Queensland’s Olympic Gold Medal Factory Facing Shock Funding Cuts On The Road To Brisbane 2032

THE GOLD MEDAL FACTORY: Funding cuts set to threaten Queensland's golden pathway to Brisbane 2032. Photo Courtesy: Hanson Media

Queensland swimmers provided 50 percent of Australia’s total Olympic gold medal haul in Tokyo and now the State’s governing body is facing a shock funding cut that could well threaten the pathway of future champions with their sights set on the 2032 Games in Brisbane.

Queensland’s leading newspaper The Courier Mail has today reported exclusively on the extraordinary revelation that could well threaten the State’s medal factory – regarded as one of the most successful pathway and development programs in world swimming.

The paper reported that experienced and respected Swimming Queensland (SQ) chief executive Kevin Hasemann has expressed his extreme disappointment at being told by the Queensland Academy of Sport (that) the governing body’s funding would be slashed in a move he claims is a disturbing portent for Brisbane’s 2032 Olympics.

Hasemann told the paper SQ has received about $500,000 a year in funding from the QAS since 2015, and while they were expecting the QAS to announce it would actually double its spending on swimming in the State – much to SQ’s lament – the extra funds will not flow through their time-honoured and successful system that has bred countless Olympic and world champions.

Aug 1, 2021; Tokyo, Japan; Kaylee McKeown (AUS), Chelsea Hodges (AUS) and Emma McKeon (AUS) celebrate their victory in the women's 4x100m medley final during the Tokyo 2020 Olympic Summer Games at Tokyo Aquatics Centre. Mandatory Credit: Rob Schumacher-USA TODAY Sports - Australia

QLD GOLDEN GIRLS: Three Queensland girls Emma McKeon, Kaylee McKeown and Chelsea Hodges doing it for Australia as they watch another Maroons product Cate Campbell touch the wall for gold in the 4x100m medley relay in Tokyo. Photo Courtesy: Rob Schumacher.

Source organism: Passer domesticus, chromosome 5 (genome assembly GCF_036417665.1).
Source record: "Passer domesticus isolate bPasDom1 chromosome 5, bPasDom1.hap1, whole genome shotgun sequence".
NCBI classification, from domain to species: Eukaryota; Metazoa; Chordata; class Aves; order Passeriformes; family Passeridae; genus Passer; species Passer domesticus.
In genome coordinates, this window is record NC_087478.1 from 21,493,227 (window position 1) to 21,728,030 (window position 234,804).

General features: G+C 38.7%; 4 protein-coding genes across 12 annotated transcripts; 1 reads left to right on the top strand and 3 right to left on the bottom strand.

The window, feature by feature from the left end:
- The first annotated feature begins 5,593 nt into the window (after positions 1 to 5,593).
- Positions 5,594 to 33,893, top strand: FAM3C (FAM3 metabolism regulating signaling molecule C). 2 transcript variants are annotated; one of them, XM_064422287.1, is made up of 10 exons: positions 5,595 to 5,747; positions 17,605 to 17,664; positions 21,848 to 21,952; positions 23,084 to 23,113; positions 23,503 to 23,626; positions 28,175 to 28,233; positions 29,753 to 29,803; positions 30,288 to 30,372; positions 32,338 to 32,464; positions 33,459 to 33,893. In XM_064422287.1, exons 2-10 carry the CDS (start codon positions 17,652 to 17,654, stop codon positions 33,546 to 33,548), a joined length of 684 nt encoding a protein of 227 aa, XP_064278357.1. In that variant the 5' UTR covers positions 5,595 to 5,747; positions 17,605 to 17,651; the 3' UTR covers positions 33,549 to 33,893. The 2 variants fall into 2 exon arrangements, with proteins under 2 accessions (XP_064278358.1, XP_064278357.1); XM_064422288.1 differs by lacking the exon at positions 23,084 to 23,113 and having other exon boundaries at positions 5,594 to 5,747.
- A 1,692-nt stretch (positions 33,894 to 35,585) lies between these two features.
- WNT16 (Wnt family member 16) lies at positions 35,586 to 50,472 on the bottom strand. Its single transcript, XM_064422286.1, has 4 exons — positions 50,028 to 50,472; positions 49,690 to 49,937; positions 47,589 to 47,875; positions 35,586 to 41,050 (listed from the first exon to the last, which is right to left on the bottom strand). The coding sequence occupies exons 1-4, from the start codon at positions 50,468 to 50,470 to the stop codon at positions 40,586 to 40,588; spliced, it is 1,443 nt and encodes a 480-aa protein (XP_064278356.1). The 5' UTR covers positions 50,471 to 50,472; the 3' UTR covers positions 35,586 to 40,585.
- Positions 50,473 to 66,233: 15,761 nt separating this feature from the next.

“We’ve been notified by the QAS that the level of funding we’ve been receiving from them is about to be cut significantly,’’ Hasemann told the Courier Mail.

“The Swimming Queensland formula has proven to be an unqualified success, evidenced by the outstanding performance of Queensland swimmers at the Tokyo Olympics, where, if a nation, Queensland would have finished a clear second on the medal table.

“Cutting back now can only be to the detriment of Australia’s high ambitions for the 2032 home Games.”

Over the past six Olympics – from Sydney 2000 to this year’s Tokyo Games – 54 Queensland swimmers have won 151 Olympic medals. During the same period Australia’s entire track and field team have won 19 medals.

It is understood the QAS will announce a new funding model to be redirected more into high performance in the build-up to the 2032 Games.

The move follows the appointment of Chelsea Warr last year as the replacement for long-serving QAS chief executive Bennett King who SQ regarded as one of their most loyal supporters.

Warr, formerly a performance director for UK Sport, was credited as a key figure behind Great Britain’s surge up the medal tally in the London (2012) and Rio (2016) Games.

She did not immediately respond to interview requests from News Corp.

Tokyo gold medallists Ariarne Titmus, Kaylee McKeown and Zac Stubblety-Cook were among beneficiaries from the SQ funding system which, surprisingly, has been reduced at a time when the QAS budget has been doubled.

“The QAS provides direct financial support to SQ for implementation of strategies for the development of swimmers up to an including world junior level and their coaches, who are absolutely pivotal to the swimmers success,’’ Hasemann told the paper’s senior sports writer Robert Craddock who has been at the helm of SQ for 20 years.

“From 2015, that funding has averaged over half a million dollars per annum. The Queensland Government recently announced $15 million per annum in new funding for the QAS, which doubles its budget.

“This decision will hinder the efforts of SQ, as a not-for-profit State sporting organisation with limited financial resources, to maintain – let alone build on – our extremely successful services to young swimmers and their coaches delivered across the state.

“Unless the QAS has a change of heart, SQ will be forced to reduce our development budget at a time when it’s more crucial than ever that we identify and nurture future Olympians.”


FUTURE CHAMPIONS: Queensland’s 2021 State Junior Swimming Squad at a recent training  camp on the Gold Coast. Photo Courtesy: Trudee Stafford (Swimming Queensland).

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